Now, big pharma has long lost the trust it once held and I shall leave it up to the conspiracists to judge whether it can even be viewed as one entity with one interest when there are so many individual companies among them. To me it sounds like a medical drug variety of the NWO World Government nonsense, but I have been wrong before and this is not our subject matter here. What I can say however, is that homoeopathy is not a viable alternative to anything, and whether "Big Pharma", who ever that is, is lying to us or not or to what extent, at least what they say does not always and openly and unapologetically contradict everything we learned from our very own home kitchens.

Better to leave questions unanswered than answers unquestioned
The following user(s) said Thank You: Cyan Sarden

Please Log in to join the conversation.

  • Mareeka
  • Mareeka's Avatar
  • Guest
23 Jul 2015 20:53 #198656 by Mareeka
When I had cancer, chemo, radiation, surgery. . .
The oncologist said use whatever wholistics you are attracted to, you are young for this type of cancer.
So I did homeopathy, essiac tea, QiQong, accunputure and maybe other things.

Also, I was given books by different friends and I opened them.
In one book, there was a question to ask yourself . . with the assumption first You will die, from this or that.
The question was . . what is my fear of death?

The answer to my question to myself was. I am not afraid of death, but I am afraid of laying the body down now because I am not done living.

So, when people ask me what did you use, what helped? Or if a care giver asks me for advice?
I tell them I don't know exactly what cured the cancer?
Maybe just the desire to be alive?????

Please Log in to join the conversation.

More
26 Jul 2015 05:10 #198793 by TheDude
I've got to disagree with that. Let's take alcohol for example.

www.mayoclinic.org/healthy-lifestyle/nut...alcohol/art-20044551

In small amounts, it will:

Reduce your risk of developing and dying from heart disease
Possibly reduce your risk of ischemic stroke (when the arteries to your brain become narrowed or blocked, causing severely reduced blood flow)
Possibly reduce your risk of diabetes.

But in large amounts, whether you're healthy or sick, alcohol can kill you. Is that not what homeopathy is? Small doses of a substance producing good effects while large doses of the same substance produces bad effects?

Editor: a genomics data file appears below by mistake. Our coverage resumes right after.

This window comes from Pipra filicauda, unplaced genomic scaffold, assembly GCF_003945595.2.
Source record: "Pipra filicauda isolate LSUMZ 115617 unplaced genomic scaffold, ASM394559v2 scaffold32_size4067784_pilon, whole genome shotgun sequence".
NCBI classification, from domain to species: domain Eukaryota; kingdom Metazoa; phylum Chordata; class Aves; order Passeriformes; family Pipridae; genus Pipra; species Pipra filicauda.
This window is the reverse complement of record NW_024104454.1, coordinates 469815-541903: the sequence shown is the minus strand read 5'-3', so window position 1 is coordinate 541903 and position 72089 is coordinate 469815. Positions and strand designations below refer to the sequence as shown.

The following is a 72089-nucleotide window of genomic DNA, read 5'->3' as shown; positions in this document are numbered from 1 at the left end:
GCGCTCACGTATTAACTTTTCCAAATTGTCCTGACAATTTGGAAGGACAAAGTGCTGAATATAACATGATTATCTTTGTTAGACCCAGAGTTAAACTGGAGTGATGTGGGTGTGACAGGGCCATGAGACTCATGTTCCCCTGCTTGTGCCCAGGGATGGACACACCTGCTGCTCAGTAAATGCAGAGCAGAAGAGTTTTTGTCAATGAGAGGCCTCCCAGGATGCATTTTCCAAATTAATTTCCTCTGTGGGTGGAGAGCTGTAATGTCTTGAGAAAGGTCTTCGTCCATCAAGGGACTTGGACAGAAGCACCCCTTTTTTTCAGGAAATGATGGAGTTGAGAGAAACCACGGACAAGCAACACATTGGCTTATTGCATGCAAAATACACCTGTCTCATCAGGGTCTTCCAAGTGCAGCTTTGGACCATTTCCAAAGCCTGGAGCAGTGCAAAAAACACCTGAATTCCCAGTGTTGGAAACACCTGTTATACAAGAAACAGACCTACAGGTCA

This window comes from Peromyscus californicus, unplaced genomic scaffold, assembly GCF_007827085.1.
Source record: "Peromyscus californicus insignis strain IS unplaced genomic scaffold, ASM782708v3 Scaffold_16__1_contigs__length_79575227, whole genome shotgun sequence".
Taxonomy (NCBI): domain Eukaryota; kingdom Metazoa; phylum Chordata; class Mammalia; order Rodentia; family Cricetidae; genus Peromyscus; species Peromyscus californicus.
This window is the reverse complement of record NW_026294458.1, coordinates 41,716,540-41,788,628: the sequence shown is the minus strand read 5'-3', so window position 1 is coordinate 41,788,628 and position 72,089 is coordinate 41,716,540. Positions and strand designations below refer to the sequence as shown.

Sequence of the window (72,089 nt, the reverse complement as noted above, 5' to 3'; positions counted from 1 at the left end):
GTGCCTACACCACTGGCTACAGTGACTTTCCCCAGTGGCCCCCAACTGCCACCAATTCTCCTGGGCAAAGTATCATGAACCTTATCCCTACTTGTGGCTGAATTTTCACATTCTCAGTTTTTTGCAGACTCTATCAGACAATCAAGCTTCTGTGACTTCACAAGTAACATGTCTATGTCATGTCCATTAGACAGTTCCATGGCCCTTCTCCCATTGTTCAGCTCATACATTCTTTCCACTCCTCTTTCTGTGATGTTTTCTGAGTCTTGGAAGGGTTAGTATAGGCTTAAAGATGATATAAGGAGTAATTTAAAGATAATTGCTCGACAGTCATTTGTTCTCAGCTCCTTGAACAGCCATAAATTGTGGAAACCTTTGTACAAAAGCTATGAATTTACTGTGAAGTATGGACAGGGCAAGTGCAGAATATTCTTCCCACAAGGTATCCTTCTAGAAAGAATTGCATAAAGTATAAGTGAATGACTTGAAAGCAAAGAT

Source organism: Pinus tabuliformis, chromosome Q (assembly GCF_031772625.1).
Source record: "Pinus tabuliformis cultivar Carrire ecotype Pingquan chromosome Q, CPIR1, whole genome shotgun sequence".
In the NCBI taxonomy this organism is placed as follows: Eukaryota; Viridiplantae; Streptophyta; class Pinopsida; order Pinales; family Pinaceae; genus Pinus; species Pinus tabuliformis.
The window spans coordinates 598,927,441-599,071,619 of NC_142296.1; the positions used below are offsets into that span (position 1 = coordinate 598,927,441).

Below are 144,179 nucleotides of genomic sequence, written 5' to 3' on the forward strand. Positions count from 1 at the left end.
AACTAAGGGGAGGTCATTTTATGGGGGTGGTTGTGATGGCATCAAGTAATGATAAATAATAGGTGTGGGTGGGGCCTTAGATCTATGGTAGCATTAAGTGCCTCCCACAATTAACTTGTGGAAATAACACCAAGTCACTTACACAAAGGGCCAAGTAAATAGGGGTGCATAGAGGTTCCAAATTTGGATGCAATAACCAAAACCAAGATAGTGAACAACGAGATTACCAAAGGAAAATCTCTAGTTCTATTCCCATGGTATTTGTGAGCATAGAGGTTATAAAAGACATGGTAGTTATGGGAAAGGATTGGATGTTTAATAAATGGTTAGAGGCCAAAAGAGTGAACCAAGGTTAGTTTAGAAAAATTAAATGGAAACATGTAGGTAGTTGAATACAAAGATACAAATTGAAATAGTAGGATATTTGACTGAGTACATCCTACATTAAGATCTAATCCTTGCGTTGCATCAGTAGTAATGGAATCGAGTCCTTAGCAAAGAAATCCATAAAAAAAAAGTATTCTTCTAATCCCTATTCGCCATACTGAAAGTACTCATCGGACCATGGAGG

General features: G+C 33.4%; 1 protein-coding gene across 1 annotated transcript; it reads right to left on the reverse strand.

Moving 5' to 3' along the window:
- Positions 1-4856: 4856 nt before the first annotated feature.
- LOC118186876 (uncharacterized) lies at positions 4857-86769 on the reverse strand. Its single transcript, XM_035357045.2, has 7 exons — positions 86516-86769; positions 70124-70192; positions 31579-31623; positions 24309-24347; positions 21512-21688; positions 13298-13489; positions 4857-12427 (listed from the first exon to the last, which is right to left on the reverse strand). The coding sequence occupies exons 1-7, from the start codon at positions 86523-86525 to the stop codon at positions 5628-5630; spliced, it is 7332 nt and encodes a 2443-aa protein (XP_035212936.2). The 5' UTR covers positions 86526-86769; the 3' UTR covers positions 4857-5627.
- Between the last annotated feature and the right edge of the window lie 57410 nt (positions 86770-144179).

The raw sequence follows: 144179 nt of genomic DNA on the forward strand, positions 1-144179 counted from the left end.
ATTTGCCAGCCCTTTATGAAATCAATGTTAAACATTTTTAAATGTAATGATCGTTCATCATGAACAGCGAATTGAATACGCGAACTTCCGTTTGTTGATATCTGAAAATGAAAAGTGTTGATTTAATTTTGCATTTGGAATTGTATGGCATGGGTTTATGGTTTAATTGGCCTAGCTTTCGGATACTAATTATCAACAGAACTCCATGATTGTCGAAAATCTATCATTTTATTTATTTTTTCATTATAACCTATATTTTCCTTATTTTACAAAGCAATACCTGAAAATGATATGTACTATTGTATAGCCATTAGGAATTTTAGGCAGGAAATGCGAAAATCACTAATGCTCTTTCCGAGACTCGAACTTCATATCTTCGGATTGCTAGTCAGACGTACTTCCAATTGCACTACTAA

Please Log in to join the conversation.

More
26 Jul 2015 11:09 #198808 by Gisteron

TheDude wrote: ...
Is that not what homeopathy is? Small doses of a substance producing good effects while large doses of the same substance produces bad effects?

Yes, exactly. The more appropriate comparison however would be water. Excessive amounts of it can be highly damaging, but most reasonable amounts have little to no effect. Of course, that comparison also falls short since water is necessary for survival, too. So while homoeopathy pretty much is water, they charge you specifically for the medical-sounding label on the flask. But yea, the kinds of amounts it would take for homoeopathy to be harmful, chances are, you are never going to take, so most of its harm comes from using it in place and to the exclusion of genuine medicine - not from an overdose.

Better to leave questions unanswered than answers unquestioned

Please Log in to join the conversation.

  • CryojenX
  • CryojenX's Avatar
  • Guest
26 Jul 2015 15:36 #198826 by CryojenX
The logical fallacy that is inherent in this is in assuming that because the homeopathy for water or alcohol is sound, that homeopathy as a whole is sound - "what the hey, small enough amounts of plutonium can be healthy for you!". Unfortunately that's something that a lot of people fall victim to (not necessarily that exact example, mind).

Please Log in to join the conversation.

More
26 Jul 2015 22:10 #198854 by TheDude